One source for animations:

Ideas are coming in. Candidate softwares so far (Try them. Any good?): 1) Algodoo, 2) Sim Mechanics

10/15: CLASSROOM CHANGED TO PHILLIPS 403. It's the room we used to be in. Starting Wednesday Oct 17.

10/13: No hand-in homework due this coming week. Please read Inman chapter 1, and Ruina/Pratap Sections 10.1-2, and review the analytic formulas and methods therin. Next week you will be asked to generate synthetic data by simulating a forced damped oscillator, you will then compare the analytic methods to numerical measurements of your synthetic data. Continue also, to the extent that you need to, to review or develop skills for problems of the type that are in Ruina/Pratap and/or old Q-exam problems (see below).

10/13 (repost from 10/1 and 10/10) Midsemester survey: Please Click here. You can do this now and you can do it again if you get new thoughts. Survey closes on Oct 13 (TODAY, extension to noon Sunday Oct 14). The Engineering College is also doing a different survey. Please do both. Thanks.

10/10: Prelim 1 information (partial repost from 9/25): Thursday Oct 11 7:30-9PM (well, ok, until 10:30 if you like), Kimball B11. The prelim will be do-able in 90 minutes, but I will give you 3 hours. If you can do all HW problems and ones very similar to them, and explain each step, and all lecture theory and examples, and can reproduce all the reading material, then you should do very well. No notes, no calculators. You should know all needed Matlab syntax (be able to write or read relevant code), but minor syntax errors will have only minor penalty. Covers through the HW handed in on Oct 10.

10/6 About the HW to do the double pendulum with Lagrange Equations.If you find the hand algebra too long and hard to debug. And if you have trouble mastering the computer algebra (even with the program posted), there are a few ways to bail out. 1) Only do point masses (a "simple" double pendulum), 2) Only do part of the algebra. 3) Don't solve explicitly for the angular accelerations (leave them mixed together). I would, however, like you to, somehow, compare the solutions of double-pendulum ODEs that were obtained two different ways. So you might instead, for full credit, set up the DAEs instead.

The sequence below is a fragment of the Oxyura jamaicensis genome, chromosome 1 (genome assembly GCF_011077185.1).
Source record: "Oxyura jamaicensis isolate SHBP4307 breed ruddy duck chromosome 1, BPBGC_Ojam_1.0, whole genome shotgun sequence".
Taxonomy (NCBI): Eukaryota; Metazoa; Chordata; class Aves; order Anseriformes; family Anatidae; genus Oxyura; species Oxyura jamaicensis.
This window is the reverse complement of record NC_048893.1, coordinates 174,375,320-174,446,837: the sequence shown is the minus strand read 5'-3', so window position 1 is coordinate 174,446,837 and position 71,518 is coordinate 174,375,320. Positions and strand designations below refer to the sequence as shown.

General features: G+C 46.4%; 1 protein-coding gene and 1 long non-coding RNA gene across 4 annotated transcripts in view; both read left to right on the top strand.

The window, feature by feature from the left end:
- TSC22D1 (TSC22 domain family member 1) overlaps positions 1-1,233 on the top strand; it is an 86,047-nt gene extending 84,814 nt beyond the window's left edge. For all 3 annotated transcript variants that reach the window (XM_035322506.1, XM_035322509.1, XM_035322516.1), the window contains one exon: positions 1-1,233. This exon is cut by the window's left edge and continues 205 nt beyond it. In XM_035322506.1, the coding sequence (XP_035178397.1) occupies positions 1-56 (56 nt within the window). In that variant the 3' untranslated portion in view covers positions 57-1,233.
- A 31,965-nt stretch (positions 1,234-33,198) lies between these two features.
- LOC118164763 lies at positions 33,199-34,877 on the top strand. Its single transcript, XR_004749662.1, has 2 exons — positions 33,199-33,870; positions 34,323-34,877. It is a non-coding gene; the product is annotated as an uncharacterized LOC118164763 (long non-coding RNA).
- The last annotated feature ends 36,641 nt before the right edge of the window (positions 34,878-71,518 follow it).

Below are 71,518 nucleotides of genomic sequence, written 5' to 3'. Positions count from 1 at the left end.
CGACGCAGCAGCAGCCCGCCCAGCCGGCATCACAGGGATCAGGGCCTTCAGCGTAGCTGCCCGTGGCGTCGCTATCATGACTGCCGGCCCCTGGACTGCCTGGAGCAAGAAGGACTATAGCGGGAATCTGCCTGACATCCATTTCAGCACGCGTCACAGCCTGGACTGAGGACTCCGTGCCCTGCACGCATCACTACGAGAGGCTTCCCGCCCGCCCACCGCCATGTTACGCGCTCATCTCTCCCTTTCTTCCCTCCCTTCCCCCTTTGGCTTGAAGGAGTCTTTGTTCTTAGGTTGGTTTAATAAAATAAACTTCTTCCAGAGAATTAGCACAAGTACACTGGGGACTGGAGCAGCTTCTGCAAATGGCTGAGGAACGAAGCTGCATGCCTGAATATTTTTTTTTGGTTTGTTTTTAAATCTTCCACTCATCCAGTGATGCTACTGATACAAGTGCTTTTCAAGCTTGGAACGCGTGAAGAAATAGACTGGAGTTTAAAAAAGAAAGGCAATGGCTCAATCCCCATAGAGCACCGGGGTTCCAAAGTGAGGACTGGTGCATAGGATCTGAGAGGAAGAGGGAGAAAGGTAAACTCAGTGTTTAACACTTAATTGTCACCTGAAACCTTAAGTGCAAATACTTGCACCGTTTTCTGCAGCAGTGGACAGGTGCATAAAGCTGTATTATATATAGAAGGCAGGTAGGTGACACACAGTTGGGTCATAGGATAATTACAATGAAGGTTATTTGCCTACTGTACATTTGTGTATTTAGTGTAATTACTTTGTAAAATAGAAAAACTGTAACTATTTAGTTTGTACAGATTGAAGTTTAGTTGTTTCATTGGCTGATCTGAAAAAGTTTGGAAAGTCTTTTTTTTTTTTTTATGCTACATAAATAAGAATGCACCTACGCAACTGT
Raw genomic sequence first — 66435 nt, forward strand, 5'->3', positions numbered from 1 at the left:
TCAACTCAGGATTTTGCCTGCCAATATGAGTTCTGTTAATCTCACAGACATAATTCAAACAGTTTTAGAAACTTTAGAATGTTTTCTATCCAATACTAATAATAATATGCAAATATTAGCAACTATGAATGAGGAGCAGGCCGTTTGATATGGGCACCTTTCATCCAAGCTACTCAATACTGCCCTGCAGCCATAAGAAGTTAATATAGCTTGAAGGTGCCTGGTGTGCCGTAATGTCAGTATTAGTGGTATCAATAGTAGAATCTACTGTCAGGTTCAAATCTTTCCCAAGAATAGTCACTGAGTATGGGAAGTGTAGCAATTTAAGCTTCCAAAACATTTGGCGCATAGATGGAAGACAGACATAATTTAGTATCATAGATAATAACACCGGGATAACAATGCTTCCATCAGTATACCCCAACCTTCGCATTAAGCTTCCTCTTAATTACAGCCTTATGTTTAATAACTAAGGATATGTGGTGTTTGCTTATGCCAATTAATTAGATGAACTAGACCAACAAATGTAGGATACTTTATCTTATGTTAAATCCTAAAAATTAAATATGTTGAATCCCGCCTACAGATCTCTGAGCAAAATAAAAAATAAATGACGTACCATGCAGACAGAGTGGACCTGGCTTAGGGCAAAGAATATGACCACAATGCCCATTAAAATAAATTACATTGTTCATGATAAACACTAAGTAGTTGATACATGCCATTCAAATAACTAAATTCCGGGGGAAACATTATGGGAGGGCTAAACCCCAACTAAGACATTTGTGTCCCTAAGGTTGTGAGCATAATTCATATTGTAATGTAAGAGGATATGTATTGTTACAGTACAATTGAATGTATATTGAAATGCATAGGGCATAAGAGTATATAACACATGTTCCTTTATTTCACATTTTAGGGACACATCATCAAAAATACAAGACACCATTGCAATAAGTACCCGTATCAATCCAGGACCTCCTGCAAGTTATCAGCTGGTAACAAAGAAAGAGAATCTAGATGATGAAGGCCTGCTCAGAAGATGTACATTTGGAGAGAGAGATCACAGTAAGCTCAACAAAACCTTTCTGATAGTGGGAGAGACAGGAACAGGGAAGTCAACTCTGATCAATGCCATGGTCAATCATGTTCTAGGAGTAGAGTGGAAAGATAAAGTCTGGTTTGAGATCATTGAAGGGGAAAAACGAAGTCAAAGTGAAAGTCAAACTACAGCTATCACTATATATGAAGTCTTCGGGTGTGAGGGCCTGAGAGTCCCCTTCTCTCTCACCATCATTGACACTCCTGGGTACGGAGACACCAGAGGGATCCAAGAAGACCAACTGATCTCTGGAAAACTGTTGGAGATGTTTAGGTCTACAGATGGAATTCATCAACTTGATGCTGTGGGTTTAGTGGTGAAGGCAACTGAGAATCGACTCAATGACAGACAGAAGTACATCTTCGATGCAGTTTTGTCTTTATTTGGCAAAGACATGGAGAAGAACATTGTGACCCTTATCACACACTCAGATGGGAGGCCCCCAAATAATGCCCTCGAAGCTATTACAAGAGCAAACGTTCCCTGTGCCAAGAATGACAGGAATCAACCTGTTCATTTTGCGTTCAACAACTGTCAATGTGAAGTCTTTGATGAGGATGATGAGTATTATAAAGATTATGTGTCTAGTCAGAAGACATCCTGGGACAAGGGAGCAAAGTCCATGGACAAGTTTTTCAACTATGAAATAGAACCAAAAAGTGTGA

10/6 Solutions to HWs 15-16 posted below.

10/2 Solutions to HWs 11-14 posted below.

10/1 Both homework problems due Wed Oct 10 are now posted below.

9/30 About the braking car, here are three questions and answers: 1) Is there friction at the locked wheels? Yes, they become robber blocks sliding with friction on the road; 2) Is the engine exerting any force on the car? No, the engine is off and in neutral; 3) At what angle is the steering wheel locked? Straight ahead. This is now clarified in the HW, so if you download the HW on Monday or later, this will already be clear.

9/30 Three Matlab samples posted (below): controlling error in ODE23 and ODE45; "events" (ending integration when, say, the canonball hits the ground); and an example of 2D animation.

9/30 2:40 PM. HW error. If you downloaded the homeowork after this instant, skip this message. Otherwise, read on. 1) The gold standard for he rate of change of angular momentum about point C is

not with acceleration of points i with respect to C. See column (d) of Ruina/Pratap page 1046 (online version), if no subscript is given it is implicitly 0. 2) some hints have been added.

9/29 Final exam is Monday Dec 10 from 9:00 - 11:30 AM. Room not yet known.

9/28 Computer work for homeworks? At a glance computer typing looks neater than most people's handwriting. But often people using computers don't draw enough pictures (e.g., FBDs for every system and subsystem used for momentum or angular momentum balance), or enough labels of graphs (which curve is which? arrows marking interesting features). Or, if you do put enough illustration on the computer, it takes too much time. Consider at least a) getting good at making quick scans of hand drawings and/or b) of marking up your computer solutions by hand to make them more clear.